If it is not already obvious, this is not a kit for the beginner. The part count (about 240) may seem insignificant for those whose card modeling addiction runs toward maritime subjects, where a single model may require several thousands of parts. But this number of parts is on the high side for a World War II single engine fighter, and the precise design and detailing require extreme care in cutting, shaping and fitting in order to achieve optimum results. The surface of the Bf-109 was covered with a myriad of small bumps and bulges, for example, especially on the nose and wings; and this kit reproduces them faithfully in the form of numerous small parts that need to be cut, shaped and mated to otherwise smooth surfaces. Beveling the cut edges with fine sandpaper, for example, is a good way to avoid the appearance of a "paper bump" glued to another paper surface; but it's probably not something for a beginner to start with.

In general, I would recommend this kit only to someone who has built at least two or three other aircraft models in the same scale, and who feels comfortable working with numerous small parts that build up into similarly miniature sub-assemblies. The gun sight, for example, is about 2-3mm wide, 4mm deep and perhaps 5mm tall. It is built out of five paper components (all but one of which have to be carefully folded, rounded and glued), along with a tiny piece of clear film (not included) for the half-silvered mirror! I was ready for a tweezer implant by the time I was done with it.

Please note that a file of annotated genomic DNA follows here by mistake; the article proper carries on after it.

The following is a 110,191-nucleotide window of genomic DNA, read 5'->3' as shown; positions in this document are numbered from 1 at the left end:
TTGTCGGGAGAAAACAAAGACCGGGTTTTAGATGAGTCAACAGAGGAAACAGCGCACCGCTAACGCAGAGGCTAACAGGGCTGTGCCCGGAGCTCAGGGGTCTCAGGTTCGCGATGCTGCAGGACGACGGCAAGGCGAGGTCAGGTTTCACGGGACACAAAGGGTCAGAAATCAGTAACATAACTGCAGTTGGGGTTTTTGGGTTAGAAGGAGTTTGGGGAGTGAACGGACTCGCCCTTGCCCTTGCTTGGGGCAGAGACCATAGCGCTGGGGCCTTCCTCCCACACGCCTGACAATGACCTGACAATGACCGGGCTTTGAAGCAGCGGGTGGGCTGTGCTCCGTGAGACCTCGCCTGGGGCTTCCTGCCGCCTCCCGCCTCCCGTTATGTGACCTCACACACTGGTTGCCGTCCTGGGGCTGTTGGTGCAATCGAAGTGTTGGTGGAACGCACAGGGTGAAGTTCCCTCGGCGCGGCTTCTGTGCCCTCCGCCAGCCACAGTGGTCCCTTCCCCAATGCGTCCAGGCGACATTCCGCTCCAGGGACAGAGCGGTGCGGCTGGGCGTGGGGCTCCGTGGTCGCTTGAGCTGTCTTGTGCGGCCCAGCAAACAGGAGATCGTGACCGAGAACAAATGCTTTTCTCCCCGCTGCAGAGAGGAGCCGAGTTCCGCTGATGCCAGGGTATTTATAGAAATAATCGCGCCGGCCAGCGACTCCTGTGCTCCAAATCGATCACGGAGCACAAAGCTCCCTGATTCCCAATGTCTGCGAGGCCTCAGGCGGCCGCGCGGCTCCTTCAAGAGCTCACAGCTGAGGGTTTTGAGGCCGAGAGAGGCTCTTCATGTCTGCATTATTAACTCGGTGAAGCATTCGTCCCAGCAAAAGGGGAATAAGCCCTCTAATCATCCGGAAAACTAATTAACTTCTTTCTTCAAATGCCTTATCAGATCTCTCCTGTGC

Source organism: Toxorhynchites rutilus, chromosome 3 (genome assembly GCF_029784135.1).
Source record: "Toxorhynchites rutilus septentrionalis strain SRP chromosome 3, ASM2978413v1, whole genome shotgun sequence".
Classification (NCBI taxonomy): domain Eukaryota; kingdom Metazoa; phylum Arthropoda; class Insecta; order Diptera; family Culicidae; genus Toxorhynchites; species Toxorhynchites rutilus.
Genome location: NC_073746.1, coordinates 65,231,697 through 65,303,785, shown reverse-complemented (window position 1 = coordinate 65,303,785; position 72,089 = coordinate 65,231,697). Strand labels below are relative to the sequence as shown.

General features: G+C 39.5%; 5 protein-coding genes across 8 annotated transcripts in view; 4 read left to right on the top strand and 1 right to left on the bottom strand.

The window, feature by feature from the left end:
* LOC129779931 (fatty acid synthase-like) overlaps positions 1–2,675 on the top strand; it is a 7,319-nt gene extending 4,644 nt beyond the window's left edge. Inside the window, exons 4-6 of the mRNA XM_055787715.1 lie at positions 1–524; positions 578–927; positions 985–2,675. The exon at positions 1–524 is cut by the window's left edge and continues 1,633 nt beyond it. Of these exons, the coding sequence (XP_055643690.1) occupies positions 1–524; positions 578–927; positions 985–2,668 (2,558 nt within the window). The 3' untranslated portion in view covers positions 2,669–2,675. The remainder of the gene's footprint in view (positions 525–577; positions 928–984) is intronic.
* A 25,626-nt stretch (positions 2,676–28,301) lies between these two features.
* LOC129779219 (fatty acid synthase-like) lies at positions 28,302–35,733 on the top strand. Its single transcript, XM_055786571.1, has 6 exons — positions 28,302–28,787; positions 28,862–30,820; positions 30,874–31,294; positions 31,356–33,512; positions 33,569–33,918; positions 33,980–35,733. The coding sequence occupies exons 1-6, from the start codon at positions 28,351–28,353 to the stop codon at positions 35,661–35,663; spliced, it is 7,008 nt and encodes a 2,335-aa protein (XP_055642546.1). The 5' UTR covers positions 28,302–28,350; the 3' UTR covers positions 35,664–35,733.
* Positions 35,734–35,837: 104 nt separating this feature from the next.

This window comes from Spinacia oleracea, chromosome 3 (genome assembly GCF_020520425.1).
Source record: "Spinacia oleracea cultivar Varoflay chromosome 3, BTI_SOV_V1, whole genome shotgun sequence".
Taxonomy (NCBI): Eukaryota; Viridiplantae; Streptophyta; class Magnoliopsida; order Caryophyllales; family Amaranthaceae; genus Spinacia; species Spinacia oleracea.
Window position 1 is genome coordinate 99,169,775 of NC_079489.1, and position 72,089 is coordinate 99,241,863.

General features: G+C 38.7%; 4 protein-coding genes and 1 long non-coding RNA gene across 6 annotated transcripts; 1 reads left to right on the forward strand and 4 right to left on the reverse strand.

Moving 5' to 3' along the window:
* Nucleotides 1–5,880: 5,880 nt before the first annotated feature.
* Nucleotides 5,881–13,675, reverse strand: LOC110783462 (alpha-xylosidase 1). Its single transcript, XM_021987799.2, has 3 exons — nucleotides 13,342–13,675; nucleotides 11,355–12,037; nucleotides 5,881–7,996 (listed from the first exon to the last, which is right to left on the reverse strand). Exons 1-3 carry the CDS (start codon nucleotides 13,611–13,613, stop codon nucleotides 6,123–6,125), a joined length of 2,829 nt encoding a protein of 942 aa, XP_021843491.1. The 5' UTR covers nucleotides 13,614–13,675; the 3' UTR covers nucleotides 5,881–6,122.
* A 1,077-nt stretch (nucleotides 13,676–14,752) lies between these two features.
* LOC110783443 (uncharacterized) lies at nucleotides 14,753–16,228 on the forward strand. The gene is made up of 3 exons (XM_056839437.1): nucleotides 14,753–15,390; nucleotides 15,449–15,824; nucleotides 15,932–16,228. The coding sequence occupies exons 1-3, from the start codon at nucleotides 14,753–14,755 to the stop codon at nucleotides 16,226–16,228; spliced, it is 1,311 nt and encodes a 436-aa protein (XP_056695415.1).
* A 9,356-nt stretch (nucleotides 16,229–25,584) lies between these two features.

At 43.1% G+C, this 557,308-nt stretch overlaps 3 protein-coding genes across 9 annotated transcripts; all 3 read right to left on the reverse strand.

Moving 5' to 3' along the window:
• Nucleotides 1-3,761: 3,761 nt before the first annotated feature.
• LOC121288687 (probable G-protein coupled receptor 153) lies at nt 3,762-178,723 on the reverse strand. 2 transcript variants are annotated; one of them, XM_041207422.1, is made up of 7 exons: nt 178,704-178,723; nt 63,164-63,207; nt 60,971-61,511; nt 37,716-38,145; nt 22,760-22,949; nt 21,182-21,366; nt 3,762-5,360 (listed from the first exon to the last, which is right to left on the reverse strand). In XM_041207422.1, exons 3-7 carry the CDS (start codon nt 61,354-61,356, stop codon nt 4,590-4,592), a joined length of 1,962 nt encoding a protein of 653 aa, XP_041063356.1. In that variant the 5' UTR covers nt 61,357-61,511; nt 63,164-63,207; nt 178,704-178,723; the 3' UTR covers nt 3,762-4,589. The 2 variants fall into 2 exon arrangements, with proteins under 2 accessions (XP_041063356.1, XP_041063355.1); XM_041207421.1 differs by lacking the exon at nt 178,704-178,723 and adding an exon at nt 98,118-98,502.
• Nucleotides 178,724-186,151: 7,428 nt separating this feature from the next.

Construction notes:   A full set of illustrated construction notes covering the Halinski Bf-109E can be found on my Card Model Reviews Web site.

Summary:   Halinski's Bf-109E is a delightful model to build, and is about as true to the original as any aircraft kit I have built to date -- paper, wood or plastic. It is immensely satisfying to complete a kit like this, and to reflect on the fact that it is made out of nothing but paper, along with a few pieces of well-hidden wire, some clear film lifted from an envelope, and a few inches of thread. If I have a complaint, it's that I wish the printing had been up to the level of the design and artwork. Not that there's anything seriously wrong with the printing. It's rather that the artwork and design together demand superb reproduction, and for this kit the printing is "merely" excellent.

This is not a kit for the novice. But it will reward the experienced builder -- and it will reward him or her very, very handsomely.

Bill Geoghegan

Copyright © 2001 by William H. Geoghegan

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This page was created by:
Saul H. Jacobs M.Ed.
Avionics Specialist, United States Air Force (Retired)
Microcomputer Technology, Pima Community College (Retired)
Tucson Arizona